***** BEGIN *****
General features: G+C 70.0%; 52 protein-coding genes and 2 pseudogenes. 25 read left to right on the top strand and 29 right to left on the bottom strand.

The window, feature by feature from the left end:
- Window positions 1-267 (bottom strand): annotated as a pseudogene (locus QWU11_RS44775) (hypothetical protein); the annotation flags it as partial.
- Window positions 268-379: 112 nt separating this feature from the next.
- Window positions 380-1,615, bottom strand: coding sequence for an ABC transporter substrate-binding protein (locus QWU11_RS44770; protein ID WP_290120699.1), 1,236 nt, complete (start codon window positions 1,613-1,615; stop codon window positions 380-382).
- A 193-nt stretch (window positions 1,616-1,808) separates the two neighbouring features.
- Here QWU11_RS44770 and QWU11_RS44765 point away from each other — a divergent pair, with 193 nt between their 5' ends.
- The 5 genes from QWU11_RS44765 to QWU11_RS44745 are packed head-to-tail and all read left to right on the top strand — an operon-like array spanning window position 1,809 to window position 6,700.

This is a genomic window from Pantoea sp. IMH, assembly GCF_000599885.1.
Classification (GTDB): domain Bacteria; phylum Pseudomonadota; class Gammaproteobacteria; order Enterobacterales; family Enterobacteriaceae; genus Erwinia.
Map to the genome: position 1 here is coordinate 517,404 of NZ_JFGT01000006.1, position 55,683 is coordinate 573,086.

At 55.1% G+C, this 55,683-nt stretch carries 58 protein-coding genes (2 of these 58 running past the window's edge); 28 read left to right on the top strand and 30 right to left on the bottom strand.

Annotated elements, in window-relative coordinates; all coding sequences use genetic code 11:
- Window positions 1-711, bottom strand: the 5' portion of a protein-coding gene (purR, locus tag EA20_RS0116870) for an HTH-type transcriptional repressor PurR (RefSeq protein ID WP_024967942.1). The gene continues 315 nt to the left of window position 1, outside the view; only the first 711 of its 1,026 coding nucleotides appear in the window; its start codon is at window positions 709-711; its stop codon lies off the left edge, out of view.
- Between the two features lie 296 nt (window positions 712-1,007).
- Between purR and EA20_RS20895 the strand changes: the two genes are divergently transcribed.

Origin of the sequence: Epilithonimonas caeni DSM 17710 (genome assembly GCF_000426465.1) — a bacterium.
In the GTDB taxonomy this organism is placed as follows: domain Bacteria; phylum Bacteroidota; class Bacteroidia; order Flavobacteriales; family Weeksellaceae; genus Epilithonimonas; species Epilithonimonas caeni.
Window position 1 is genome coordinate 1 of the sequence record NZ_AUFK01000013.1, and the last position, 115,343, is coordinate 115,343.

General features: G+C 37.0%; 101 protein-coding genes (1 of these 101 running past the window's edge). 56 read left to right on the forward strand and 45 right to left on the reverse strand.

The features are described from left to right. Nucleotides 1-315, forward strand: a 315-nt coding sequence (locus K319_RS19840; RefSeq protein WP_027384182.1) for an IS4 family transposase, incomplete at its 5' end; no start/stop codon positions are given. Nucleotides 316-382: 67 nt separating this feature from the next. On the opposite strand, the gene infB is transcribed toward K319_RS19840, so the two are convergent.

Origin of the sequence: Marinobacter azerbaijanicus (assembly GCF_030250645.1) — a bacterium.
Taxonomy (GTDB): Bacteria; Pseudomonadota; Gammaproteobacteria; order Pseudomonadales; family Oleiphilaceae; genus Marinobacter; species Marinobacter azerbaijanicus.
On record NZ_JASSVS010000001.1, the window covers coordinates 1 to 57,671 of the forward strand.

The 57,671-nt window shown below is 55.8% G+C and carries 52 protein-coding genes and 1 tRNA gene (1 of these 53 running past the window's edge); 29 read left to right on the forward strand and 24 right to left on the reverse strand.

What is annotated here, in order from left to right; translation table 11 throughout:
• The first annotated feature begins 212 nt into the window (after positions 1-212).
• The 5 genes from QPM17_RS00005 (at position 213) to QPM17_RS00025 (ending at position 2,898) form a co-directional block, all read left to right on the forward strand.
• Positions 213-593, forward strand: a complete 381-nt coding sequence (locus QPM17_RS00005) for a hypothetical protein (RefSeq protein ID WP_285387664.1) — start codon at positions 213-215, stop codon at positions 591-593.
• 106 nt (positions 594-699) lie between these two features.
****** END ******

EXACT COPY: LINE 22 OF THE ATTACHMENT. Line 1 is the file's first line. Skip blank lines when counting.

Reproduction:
Origin of the sequence: Marinobacter azerbaijanicus (assembly GCF_030250645.1) — a bacterium.